Secure 5G Core Network Slicing in Support of IoT Application

The key motivation for this work is that future smart services (e.g. IoT applications) will have competing and perhaps conflicting networking performance requirements. These services will also require flexible and agile deployment. 5G networks, an essential component of future virtualized infrastructures, deal with this issue – in part – by relying on network slicing. To define a network slice, one has to consider the allocation of recourses – both in the radio and core parts – of the 5G network to form a logical entity where a service could be deployed. Network slicing has emerged as a key-enabler for proving heterogeneous services. It takes advantage of the virtualization elements of future networking infrastructures where multiple services can be hosted on the same physical infrastructure. Read More..

Resource augmentation in Mobile Cloud Computing

In this research, we address resourced-constrained mobile devices’ ability to get computing support from external sources. This could enhance the performance of their applications and extend their battery life by resource augmentation techniques where more powerful computing sources support the mobile devices. We investigate this in the context of both Cyber Foraging Systems where supporting computing sources exist within the local network and Mobile Cloud environment where these sources exist in the cloud. Read More..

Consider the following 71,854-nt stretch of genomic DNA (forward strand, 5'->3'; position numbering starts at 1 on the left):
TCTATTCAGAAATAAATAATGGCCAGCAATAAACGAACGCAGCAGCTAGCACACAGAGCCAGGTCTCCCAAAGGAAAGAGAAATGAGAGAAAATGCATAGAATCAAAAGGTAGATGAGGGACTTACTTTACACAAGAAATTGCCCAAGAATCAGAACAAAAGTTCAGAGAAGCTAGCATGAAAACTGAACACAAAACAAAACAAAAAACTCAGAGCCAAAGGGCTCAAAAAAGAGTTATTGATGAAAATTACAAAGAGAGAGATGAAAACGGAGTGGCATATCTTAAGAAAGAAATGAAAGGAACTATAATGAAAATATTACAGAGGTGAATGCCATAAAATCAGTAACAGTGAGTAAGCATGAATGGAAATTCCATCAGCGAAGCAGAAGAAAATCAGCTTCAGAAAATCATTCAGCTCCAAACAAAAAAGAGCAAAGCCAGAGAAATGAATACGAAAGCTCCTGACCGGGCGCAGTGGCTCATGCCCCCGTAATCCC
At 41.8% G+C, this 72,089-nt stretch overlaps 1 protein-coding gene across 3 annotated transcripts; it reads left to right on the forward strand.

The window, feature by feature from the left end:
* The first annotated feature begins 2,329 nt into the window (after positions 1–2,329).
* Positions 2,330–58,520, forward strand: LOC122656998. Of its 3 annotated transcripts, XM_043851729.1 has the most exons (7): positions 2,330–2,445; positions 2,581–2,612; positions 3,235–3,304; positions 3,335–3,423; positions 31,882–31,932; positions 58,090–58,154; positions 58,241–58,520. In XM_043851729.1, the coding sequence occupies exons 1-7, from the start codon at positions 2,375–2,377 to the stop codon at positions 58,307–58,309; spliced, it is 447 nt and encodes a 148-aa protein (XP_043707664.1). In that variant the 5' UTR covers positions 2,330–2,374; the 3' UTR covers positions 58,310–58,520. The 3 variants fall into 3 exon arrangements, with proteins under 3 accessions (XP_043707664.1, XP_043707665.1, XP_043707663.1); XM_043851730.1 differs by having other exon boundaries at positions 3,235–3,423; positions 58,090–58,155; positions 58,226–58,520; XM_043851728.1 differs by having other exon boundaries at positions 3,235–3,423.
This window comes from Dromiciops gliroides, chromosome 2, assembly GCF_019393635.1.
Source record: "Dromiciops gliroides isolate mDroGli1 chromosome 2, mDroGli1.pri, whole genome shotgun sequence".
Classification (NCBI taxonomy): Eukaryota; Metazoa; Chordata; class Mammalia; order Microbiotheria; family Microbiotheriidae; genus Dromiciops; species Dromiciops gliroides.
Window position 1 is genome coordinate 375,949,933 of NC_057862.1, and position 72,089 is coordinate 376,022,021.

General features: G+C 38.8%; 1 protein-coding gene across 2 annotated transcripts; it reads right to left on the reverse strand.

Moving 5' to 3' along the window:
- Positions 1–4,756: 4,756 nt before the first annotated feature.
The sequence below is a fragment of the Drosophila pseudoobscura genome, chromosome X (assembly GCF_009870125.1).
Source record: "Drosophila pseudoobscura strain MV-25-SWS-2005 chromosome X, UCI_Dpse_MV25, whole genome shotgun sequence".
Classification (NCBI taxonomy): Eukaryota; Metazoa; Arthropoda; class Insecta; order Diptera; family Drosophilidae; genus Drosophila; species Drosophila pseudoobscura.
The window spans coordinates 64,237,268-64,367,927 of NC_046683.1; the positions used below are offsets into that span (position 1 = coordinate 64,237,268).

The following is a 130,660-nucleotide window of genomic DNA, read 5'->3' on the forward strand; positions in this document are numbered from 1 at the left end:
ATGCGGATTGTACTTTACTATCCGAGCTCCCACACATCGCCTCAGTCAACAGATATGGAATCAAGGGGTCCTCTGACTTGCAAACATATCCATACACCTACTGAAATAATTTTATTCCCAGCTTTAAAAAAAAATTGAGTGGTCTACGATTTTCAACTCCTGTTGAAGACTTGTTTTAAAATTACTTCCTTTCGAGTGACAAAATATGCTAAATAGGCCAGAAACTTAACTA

Analysis of Adversarial Attacks in Network Security

This project enables us to demonstrate the effects of adversarial samples on deep learning-based intrusion detection systems within the context of IoT networks. Our experimental results illustrate the vulnerability of deep learning-based intrusion detection systems. It also provides a performance comparison between the feed forward neural networks and the self-normalizing neural networks. Finally, the effect of feature normalization on the adversarial robustness of deep learning based intrusion detection systems is analyzed. Read More..

Location Verification on the Internet

This research aims at verifying location claims of Internet clients. A wide spectrum of location-sensitive Internet applications could benefit from verifying location assertions. To that end, we designed Client Presence Verification (CPV), a delay-based mechanism by which a location assertion could be verified to a certain degree of granularity. When a location is asserted, three verifiers measure round-trip and one-way delays between themselves and the client. The verifiers then corroborate, based on the measured delays, the client’s physical presence inside the triangle determined by their geographic locations.

Adaptive SDN Controllers

In this project, we introduce the use of adaptive controllers into software-defined networking (SDN), and propose the use of adaptive consistency models in the context of distributed SDN controllers. These adaptive controllers can tune their own configurations in real-time in order to enhance the performance of the applications running on top of them.